Beethoven: String Quartet in F major, Op. 18 No.1
With the Wilhelm Quartet
How to be revolutionary without scaring away your public? How to announce yourself as a new broom without alienating the more stalwart connoisseurs? Beethoven faced these problems when presenting his first six string quartets for publication as opus 18; did he win his public and allay their fears with his choice of opening? The Wilhelm Quartet will present the evidence.
The Wilhelm Quartet comprises Marciana Buta (violin), Charlotte Skinner (violin), Daisy Spiers (viola) and Hetty Snell (cello).
This is a part of Professor Hogwood's 2011-12 series of lectures, The Making of a Masterpiece, in which he examines a number of acknowledged masterpieces, but each from a select angle only - their scoring, compactness, virtuosity, accessibility, memorability or other flavour.
Christopher Hogwood CBE was a world-renowned conductor, keyboard player, musicologist, writer, editor and broadcaster. As well as being the Gresham Professor of Music between 2010 and 2014, he was the founding director of the Academy of Ancient Music for over thirty years, before holding positions at the Royal Academy of Music, the University of Cambridge and Cornell University.
Born in Nottingham in 1941, Christopher Hogwood studied at the University of Cambridge, before pursuing keyboard studies with Rafael Puyana in Spain and subsequently with Zuzana Ruzickova in Prague and Gustav Leonhardt in Amsterdam. Whilst keyboardist with the Academy of St. Martin in the Fields, Hogwood founded the Early Music Consort with David Munrow in 1965 and the Academy of Ancient Music in 1973, institutions set up to promote the performance of baroque and early classical music on period instruments. Director of the AAM until 2006, he produced more than 200 recordings for Decca and revolutionized the way music is performed, recorded and heard. Equally at home in the neo-baroque and neo-classical repertoire, Hogwood regularly conducted leading opera companies and major symphony orchestras around the world. He was awarded the Martinu Medal in Prague in 1999.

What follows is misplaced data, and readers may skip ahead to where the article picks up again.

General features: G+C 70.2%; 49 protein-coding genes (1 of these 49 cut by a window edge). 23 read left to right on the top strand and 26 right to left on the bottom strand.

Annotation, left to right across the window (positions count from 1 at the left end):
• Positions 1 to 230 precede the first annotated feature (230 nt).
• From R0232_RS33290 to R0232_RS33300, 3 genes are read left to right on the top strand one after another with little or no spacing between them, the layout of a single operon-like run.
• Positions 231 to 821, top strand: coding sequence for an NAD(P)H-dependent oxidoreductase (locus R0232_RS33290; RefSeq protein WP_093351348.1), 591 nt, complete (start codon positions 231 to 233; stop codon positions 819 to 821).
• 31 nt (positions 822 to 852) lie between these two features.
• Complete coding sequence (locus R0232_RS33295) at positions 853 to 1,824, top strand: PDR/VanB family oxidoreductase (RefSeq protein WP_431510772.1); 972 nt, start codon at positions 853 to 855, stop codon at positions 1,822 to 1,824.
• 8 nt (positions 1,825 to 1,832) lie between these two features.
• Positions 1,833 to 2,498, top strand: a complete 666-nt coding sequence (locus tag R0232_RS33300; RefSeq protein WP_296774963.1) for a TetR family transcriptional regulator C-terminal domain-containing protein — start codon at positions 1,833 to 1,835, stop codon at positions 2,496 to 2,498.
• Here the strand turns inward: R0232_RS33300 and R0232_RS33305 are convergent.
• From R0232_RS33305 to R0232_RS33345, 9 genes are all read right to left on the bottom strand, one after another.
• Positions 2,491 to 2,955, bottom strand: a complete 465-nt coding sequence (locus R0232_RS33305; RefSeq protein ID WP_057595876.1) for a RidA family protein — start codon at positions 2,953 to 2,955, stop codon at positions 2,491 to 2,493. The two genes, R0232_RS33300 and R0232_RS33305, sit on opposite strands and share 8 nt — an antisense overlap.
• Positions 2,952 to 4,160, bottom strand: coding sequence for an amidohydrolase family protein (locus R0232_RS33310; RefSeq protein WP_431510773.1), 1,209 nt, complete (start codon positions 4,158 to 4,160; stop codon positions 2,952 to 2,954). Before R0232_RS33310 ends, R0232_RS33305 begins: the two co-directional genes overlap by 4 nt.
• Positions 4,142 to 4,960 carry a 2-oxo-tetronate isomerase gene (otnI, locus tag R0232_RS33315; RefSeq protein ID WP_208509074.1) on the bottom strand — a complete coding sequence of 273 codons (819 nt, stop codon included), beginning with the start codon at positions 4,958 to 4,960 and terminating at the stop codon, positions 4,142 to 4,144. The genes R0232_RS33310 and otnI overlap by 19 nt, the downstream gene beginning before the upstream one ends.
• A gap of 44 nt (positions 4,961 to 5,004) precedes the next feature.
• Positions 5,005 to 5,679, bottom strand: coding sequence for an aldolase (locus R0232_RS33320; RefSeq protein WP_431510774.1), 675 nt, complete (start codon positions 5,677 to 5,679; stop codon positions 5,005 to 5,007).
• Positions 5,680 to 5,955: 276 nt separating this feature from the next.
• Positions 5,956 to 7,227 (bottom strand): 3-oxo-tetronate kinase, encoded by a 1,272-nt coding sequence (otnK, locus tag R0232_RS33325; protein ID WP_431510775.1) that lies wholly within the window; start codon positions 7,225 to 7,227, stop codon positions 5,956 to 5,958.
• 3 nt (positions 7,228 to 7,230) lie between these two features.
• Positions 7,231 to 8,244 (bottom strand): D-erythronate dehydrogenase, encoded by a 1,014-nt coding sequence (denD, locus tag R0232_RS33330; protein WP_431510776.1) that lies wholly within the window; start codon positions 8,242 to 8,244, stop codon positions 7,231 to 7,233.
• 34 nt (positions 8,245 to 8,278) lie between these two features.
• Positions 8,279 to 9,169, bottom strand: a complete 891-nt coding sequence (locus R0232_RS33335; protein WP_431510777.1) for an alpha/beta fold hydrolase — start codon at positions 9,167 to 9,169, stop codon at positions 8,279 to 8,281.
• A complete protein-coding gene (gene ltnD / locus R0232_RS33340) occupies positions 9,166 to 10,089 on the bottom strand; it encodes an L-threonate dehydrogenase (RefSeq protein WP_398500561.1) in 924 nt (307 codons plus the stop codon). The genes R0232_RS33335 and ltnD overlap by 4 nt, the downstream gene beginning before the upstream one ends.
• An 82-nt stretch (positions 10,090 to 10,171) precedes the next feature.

A celebrated keyboardist and important collector of historical instruments, Hogwood made numerous solo recordings on harpsichord did much to promote the clavichord. His Secret Handel, part of The Secret Clavichord series of CDs, was awarded a Diapason d'Or in January 2007. Also a noted musicologist, Hogwood edited music from the sixteenth to the twentieth centuries, including work by John Dowland, Felix Mendelssohn, Edward Elgar and Igor Stravinsky. He was chairman of the advisory board overseeing the new edition of Carl Philipp Emanuel Bach: The Complete Works. He also wrote on Handel, Haydn and Mozart and his final major work was Handel: Water Music and Music for the Royal Fireworks. His work on Handel - editing, performance, recording and writing - brought him numerous awards, including the Halle Handel Prize 2008.
Appointed Fellow of the Royal Society of Arts in 1982 and Commander of the British Empire in 1989, Professor Hogwood's final positions were as Honorary Professor of Music at the University of Cambridge, Andrew D. White Professor-at-Large at Cornell University (USA), and Visiting Professor at the Royal Academy of Music, London. He holds Fellowships at Jesus and Pembroke Colleges, Cambridge and also as a member of the Senior Common Room at Lowell House, Harvard University. He received an Honorary Doctorate in Music from Cambridge in 2008.
Professor Hogwood was the Gresham College Professor of Music between 2010 and 2014. His series of lectures were: Aspects of Authenticity (2010-11), The Making of a Masterpiece (2011-12), European Capitals of Music (2012-13) and Music in Context (2013-14).
All of his lectures can be accessed here.
Professor Hogwood was unable to deliver all of his lectures in his final series due to illness and it was with great sadness that the College learnt of his passing away in September 2014.